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However, at this point it has to be said that the road over to this part of the south coast is not particularly good, and it's not unusual for the transfer to take
approximately 45 minutes to 1 hour from the time you actually leave the airport grounds.
As with the other resorts on the island, we have put together the basic route for this journey, complete with links to maps where appropriate, and this is available from the Route Map link on the left hand frame of this page.
Most visitors here will not be on traditional Tour Operators package holidays, and as far as we are aware the resort does not yet feature in any of their Summer Sun brochures.
Instead, it is highly likely that all tourists staying here will be independent travellers, who have either discovered Sa Rapita purely by accident or by word of mouth and the personal recommendations of the previous year's visitors.
Anyone contemplating a holiday here must therefore also make provision to either collect a pre booked hire car from one the numerous agencies that operate from the airport facility, or alternatively utilise the services of one of the taxis that are always stationed in the ranks outside of the arrivals hall.
Despite the arrival of so many new properties in the area, Sa Rapita has still managed to maintain some of its old charm with many of the original houses along with a selection of bars and restaurants now lining the main road through the town. As there is ample parking spaces opposite the bars and restaurants, Sa Rapita has become a popular destination on Mallorca with the island’s residents at the weekend, particularly on a Sunday afternoon.
Overall the municipal district of Campos, covers an area of around 150 square kilometres, and has a recorded resident population of around 10,000. Most of the land in the municipality is agricultural, and at the turn on the 20th Century it was the agricultural workers in the area who first began to build summer houses and boat houses on the coast at Son Rapita. Ever since then it has become an area for local inhabitants to buy second homes to enjoy both weekend and short summer breaks without having to leave the island.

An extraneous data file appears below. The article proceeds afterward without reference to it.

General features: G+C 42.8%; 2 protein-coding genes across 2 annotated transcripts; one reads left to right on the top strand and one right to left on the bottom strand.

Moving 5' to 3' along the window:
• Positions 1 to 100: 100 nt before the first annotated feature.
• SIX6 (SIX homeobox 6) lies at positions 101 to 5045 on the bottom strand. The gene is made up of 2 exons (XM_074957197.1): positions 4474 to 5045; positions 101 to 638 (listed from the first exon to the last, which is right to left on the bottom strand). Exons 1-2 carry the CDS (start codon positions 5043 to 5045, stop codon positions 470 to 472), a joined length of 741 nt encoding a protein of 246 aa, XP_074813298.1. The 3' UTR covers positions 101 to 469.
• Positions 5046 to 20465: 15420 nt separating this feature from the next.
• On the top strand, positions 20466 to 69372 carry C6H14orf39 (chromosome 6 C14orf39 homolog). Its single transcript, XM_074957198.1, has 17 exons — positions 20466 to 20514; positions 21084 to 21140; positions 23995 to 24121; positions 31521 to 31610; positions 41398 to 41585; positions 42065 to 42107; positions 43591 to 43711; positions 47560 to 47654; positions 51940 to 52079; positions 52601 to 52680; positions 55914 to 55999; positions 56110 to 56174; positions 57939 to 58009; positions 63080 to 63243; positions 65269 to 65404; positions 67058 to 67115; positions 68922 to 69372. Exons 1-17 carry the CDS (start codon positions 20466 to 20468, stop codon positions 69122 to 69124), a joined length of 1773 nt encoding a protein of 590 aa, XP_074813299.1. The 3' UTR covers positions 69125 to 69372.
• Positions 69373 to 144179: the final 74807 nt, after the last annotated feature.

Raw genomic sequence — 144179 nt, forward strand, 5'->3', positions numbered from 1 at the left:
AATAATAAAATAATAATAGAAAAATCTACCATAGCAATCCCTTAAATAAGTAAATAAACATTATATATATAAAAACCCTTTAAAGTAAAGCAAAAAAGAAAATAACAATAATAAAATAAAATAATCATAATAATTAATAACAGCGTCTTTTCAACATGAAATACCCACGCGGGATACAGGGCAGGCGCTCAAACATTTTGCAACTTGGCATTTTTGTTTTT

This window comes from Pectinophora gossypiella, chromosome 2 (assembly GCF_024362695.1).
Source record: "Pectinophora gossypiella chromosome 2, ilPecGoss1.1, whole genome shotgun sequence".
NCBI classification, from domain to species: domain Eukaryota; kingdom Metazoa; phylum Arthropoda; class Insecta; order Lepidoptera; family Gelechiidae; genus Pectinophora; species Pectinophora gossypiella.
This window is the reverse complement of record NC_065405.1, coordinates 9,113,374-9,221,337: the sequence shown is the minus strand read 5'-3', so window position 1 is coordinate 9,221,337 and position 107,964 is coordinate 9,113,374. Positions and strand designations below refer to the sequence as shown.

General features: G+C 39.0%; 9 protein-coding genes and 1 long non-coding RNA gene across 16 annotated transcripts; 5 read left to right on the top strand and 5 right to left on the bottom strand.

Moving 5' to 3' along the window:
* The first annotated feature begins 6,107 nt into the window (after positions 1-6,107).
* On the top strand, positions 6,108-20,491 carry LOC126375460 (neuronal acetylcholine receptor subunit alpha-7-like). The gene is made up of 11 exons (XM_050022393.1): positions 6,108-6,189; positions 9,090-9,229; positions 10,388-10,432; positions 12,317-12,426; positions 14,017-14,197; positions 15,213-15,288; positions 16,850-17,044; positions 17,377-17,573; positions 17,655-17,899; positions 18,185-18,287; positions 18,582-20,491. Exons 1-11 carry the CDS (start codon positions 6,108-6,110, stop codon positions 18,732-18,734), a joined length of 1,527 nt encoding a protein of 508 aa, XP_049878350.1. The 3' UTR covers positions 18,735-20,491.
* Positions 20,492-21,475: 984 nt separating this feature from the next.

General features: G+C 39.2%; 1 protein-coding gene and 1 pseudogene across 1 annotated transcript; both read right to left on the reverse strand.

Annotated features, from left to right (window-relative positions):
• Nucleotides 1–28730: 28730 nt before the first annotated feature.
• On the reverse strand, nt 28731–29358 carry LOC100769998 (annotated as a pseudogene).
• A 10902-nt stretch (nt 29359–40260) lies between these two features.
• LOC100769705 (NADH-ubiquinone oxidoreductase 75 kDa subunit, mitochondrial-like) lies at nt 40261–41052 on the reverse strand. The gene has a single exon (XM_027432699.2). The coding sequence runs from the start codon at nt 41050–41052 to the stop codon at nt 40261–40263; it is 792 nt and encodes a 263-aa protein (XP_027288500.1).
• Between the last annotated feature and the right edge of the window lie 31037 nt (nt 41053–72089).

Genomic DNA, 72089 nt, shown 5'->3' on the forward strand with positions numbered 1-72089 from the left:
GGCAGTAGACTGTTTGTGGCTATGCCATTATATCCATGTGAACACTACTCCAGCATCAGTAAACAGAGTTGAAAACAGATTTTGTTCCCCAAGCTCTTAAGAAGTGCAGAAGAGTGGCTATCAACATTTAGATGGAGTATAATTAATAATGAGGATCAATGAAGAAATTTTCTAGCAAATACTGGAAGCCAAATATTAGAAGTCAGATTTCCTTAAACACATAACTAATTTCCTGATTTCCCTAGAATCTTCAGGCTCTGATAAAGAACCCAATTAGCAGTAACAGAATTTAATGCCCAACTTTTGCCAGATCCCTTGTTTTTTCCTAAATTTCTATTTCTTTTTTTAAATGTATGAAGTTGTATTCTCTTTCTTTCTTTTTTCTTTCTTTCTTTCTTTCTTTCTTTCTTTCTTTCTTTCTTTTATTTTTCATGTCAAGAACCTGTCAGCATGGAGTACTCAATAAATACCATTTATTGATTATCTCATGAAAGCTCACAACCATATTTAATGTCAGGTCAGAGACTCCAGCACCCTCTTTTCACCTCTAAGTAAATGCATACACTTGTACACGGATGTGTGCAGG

When you approach Sa Rapita from the Palma side of the island, all you see is the main road along the front of the town, but carry on to the end and you will come across the beautiful Marina de Sa Rapita, which was opened in 1971. And in it is the Club Nautico and restaurant, which faces both the Marina and the adjacent beach of Playa de Sa Rapita which is 1,100 metres of fine white sand. Here you will find a beach bar with sun beds and parasols, and the clear blue water which is safe to swim in, particularly for children, as it is very shallow.
The Sa Rapita beach runs into Ses Covetes beach, and beyond that is probably the best known beach in Mallorca, Es Trenc, which is more than three kilometres of white sand and beautiful clear blue waters. As you have just discovered, the beach at Es Trenc is one of two official beaches in Mallorca with an area set aside for naturalists.
Es Trenc is a massively popular beach with both tourists and residents alike throughout the summer months, and the waters are constantly filled with motor cruisers berthing up for the day. A word of warning - around 5:00pm each day mosquitoes hit the area because of the sand dunes at the back of the beach. So it is probably best to leave before then if you are planning a day at Es Trenc. It is also a good idea to arrive early because the car parks soon fill up.
Few visitors to the area will realise that from the 16th to 19th Century, Sa Rapita also played an important role in the defence of Palma from pirate attacks. When the castle of Cabrera, now a national park off the coast at Sa Rapita, spotted invading pirates they set off a smoke alarm by day, or fire alarm by night. This was then picked up at the Torre (tower) Son Duri at Sa Rapita. They then set up a fire to warn the towers at S’Estalella, Cap Blanc and Cap Ederrocat before it was finally passed on to the capital Palma. So, they did live without mobile phones and the internet in those days!
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